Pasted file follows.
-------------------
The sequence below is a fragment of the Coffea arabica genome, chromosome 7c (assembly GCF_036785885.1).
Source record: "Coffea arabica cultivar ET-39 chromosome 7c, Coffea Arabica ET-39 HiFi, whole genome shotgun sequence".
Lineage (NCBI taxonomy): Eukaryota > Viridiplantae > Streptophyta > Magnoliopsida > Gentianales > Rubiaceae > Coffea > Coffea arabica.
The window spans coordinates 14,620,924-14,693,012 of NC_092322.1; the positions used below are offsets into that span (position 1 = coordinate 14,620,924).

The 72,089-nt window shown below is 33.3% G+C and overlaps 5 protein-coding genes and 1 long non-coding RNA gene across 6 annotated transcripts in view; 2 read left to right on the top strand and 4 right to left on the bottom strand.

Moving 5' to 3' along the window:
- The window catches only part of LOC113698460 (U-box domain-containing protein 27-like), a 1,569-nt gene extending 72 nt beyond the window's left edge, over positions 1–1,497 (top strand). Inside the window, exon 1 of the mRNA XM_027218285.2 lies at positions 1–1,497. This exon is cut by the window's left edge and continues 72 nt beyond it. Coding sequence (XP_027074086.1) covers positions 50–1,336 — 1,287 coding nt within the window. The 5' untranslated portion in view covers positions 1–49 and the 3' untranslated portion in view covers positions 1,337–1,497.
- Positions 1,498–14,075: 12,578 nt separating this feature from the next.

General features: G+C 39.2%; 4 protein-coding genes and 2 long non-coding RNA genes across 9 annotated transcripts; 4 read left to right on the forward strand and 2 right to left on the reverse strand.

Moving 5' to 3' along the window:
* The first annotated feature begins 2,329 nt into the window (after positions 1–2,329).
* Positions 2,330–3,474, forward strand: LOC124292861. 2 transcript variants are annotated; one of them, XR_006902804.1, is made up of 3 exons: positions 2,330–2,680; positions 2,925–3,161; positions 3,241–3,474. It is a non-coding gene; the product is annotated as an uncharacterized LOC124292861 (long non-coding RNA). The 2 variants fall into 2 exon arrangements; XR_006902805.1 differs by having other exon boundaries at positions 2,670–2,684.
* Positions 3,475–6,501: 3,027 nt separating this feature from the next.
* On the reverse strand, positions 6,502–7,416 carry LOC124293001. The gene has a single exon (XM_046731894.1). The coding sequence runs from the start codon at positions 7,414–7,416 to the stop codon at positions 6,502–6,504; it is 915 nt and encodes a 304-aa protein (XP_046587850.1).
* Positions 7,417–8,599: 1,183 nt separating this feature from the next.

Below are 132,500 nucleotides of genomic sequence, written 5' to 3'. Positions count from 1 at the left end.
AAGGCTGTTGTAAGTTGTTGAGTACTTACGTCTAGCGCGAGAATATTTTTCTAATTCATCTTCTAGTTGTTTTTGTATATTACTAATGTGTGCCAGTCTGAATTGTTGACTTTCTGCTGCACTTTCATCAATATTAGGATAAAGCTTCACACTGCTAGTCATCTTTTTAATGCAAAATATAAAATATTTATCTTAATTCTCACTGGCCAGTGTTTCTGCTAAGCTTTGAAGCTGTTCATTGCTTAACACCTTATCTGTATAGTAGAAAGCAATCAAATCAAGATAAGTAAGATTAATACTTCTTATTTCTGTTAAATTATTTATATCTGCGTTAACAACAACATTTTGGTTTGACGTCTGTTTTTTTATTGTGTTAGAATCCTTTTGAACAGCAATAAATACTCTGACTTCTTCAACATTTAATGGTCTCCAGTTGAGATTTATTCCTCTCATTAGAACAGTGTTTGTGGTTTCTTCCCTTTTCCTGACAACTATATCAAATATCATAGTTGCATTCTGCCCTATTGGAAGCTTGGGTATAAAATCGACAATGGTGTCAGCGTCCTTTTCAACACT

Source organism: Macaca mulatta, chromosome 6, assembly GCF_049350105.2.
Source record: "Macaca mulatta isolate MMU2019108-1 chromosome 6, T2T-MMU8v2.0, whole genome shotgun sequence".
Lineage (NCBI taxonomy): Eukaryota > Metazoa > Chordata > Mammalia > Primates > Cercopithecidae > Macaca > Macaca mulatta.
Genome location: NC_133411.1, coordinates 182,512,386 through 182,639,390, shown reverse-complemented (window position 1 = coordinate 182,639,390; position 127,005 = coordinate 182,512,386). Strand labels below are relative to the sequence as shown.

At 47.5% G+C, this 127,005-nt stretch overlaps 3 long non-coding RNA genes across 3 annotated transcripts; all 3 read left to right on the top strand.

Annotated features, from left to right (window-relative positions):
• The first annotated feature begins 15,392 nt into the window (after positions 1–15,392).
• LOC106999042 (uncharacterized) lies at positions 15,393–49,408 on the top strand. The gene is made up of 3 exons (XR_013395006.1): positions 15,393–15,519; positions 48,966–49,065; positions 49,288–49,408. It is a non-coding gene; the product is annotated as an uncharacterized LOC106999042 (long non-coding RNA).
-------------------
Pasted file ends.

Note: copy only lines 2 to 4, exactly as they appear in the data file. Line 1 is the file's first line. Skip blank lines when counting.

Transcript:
Source record: "Coffea arabica cultivar ET-39 chromosome 7c, Coffea Arabica ET-39 HiFi, whole genome shotgun sequence".
Lineage (NCBI taxonomy): Eukaryota > Viridiplantae > Streptophyta > Magnoliopsida > Gentianales > Rubiaceae > Coffea > Coffea arabica.
The window spans coordinates 14,620,924-14,693,012 of NC_092322.1; the positions used below are offsets into that span (position 1 = coordinate 14,620,924).